In this tutorial we present an asynchronous data flow programming model for Partitioned Global Address Spaces (PGAS) as an alternative to the programming model of MPI.
GASPI, which stands for Global Address Space Programming Interface, is a partitioned global address space (PGAS) API. The GASPI API is designed as a C/C++/Fortran library and focused on three key objectives: scalability, flexibility and fault tolerance. In order to achieve its much improved scaling behaviour GASPI aims at asynchronous dataflow with remote completion, rather than bulk-synchronous message exchanges. GASPI follows a single/multiple program multiple data (SPMD/MPMD) approach and offers a small, yet powerful API (see also http://www.gaspi.de and http://www.gpi-site.com).
GASPI is successfully used in academic and industrial simulation applications.
Hands-on sessions (in C and Fortran) will allow users to immediately test and understand the basic constructs of GASPI.
This course provides scientific training in Computational Science, and in addition, the scientific exchange of the participants among themselves.
09:30-13:00 Lectures and exercises
14:00-17:30 Lectures and exercises
09:00-13:00 Lectures and exercises
14:00-15:30 Lectures and exercises
Unix / C or Fortran
The course language is English.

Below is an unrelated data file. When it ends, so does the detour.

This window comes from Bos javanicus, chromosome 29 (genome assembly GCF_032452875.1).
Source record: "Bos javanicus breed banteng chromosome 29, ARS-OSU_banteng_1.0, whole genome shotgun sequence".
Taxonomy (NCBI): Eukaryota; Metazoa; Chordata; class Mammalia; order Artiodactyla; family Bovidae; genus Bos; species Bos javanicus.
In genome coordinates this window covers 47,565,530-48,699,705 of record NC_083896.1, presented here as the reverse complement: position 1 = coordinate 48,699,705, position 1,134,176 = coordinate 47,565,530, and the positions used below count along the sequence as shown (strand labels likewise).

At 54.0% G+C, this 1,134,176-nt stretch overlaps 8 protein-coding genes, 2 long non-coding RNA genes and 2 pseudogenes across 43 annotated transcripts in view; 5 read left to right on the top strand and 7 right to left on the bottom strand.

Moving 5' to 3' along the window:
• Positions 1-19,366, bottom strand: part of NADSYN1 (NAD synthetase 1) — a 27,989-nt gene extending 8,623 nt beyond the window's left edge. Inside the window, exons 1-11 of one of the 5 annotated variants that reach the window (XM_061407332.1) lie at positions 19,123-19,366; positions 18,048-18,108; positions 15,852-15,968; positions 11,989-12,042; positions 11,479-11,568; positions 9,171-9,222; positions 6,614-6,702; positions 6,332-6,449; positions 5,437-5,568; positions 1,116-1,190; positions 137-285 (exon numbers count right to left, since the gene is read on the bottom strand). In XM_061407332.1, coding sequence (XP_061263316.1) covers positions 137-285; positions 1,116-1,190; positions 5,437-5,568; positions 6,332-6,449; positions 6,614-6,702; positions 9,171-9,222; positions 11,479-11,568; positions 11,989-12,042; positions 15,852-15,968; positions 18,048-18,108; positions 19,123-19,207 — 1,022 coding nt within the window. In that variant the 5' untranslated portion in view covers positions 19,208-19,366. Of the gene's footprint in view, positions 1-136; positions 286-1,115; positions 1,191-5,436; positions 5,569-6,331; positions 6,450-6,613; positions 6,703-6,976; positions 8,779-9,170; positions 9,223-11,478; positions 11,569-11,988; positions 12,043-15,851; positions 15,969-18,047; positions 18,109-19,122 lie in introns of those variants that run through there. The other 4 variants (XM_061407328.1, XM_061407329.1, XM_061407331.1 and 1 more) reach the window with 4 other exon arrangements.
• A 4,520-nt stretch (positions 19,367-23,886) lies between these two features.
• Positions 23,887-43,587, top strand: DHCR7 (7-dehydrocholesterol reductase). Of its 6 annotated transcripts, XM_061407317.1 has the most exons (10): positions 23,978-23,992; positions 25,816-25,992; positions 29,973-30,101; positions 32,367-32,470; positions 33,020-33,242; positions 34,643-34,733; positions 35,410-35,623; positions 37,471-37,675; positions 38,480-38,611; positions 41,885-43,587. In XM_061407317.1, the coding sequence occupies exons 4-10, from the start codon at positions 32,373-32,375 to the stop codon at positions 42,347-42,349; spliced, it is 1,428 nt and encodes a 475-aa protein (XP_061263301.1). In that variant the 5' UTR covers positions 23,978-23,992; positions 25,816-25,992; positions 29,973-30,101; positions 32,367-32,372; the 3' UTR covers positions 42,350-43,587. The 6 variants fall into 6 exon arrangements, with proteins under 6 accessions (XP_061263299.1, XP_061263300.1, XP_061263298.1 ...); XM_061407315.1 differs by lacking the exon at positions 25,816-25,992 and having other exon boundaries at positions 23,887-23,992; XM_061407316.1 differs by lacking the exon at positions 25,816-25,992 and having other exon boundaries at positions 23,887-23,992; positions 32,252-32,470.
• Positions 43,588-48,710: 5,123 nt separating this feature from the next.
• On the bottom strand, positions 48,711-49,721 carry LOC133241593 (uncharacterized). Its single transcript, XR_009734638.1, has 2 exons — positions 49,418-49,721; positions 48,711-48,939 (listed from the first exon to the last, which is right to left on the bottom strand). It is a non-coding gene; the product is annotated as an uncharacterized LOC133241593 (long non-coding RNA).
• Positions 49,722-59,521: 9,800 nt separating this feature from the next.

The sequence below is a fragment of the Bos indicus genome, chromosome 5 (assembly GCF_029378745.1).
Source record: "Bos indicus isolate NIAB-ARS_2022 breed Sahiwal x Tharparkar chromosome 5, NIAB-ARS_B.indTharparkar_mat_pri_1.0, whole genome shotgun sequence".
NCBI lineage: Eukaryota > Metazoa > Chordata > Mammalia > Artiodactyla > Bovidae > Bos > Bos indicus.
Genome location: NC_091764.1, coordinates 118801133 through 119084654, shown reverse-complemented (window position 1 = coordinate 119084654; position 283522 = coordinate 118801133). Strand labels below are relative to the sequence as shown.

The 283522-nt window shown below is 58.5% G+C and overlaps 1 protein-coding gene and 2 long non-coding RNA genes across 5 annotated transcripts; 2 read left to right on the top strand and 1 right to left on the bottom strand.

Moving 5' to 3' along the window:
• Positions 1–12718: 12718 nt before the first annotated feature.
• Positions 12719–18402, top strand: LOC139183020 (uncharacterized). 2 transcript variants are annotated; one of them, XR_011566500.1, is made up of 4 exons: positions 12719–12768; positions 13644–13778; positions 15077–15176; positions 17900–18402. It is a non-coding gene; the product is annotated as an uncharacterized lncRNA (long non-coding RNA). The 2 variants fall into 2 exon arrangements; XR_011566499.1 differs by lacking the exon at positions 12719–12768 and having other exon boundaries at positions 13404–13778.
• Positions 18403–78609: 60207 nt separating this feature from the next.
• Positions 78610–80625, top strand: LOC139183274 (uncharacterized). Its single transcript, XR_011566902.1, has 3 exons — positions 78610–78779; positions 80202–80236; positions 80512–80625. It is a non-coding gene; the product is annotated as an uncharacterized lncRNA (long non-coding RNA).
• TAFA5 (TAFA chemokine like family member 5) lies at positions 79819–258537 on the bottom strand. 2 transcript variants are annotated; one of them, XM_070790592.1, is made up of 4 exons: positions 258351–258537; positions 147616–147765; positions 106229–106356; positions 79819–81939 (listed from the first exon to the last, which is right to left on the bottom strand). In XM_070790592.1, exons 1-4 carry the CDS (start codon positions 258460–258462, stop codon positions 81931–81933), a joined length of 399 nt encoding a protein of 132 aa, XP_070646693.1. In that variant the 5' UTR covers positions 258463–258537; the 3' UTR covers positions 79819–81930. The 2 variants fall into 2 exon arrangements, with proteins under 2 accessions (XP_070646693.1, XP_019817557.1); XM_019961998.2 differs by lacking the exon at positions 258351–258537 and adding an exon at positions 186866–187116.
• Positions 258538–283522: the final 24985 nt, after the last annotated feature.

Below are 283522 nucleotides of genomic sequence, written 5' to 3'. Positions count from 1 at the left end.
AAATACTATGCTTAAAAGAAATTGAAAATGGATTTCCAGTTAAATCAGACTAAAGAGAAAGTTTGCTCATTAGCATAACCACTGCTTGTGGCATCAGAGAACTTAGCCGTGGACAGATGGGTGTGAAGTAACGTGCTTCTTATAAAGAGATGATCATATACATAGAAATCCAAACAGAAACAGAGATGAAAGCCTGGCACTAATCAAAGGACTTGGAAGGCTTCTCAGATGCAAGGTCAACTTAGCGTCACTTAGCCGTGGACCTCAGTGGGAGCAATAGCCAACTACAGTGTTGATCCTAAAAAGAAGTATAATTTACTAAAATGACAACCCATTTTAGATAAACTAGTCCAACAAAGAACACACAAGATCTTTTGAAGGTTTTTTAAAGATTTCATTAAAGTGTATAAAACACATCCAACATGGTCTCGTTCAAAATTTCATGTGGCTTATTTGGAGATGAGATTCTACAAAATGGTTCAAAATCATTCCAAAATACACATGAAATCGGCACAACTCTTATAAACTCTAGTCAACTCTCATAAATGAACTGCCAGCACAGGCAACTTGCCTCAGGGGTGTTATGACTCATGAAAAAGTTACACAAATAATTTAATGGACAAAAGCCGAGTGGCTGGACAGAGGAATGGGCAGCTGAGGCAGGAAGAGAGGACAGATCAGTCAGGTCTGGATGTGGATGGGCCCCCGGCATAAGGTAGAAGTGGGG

Dr. Mirko Rahn, Fraunhofer ITWM
Dr. Valeria Bartsch, Fraunhofer ITWM
Dr. Daniel Gruenewald, Fraunhofer ITWM
Dr. Christian Simmendinger, T-Systems Solutions for Research GmbH
Each participant will get a paper copy of all slides.
for registration is June 16, 2019 (extended deadline).
Late registrations after the deadline are still possible but maybe with reduced quality of the handouts.
Students without Diploma/Master: None
Members of German universities and public research institutes: none.
Members of universities and public research institutes within EU or PRACE member countries: none.
Members of other universities and public research institutes: 180 EUR.
Others: 420 EUR.
(includes coffee breaks)
see our How to find us page.
HLRS is part of the Gauss Centre for Supercomputing (GCS), which is one of the six PRACE Advanced Training Centres (PATCs) that started in Feb. 2012. The mandate for the PATCs is as follows: "The PRACE Advanced Training Centres will serve as European hubs of advanced, world-class training for researchers working in the computational sciences." (see D3.2.3)
This course is a PATC course, see also the PRACE Training Portal and Events. For participants from public research institutions in PRACE countries, the course fee is sponsored through the PRACE PATC program.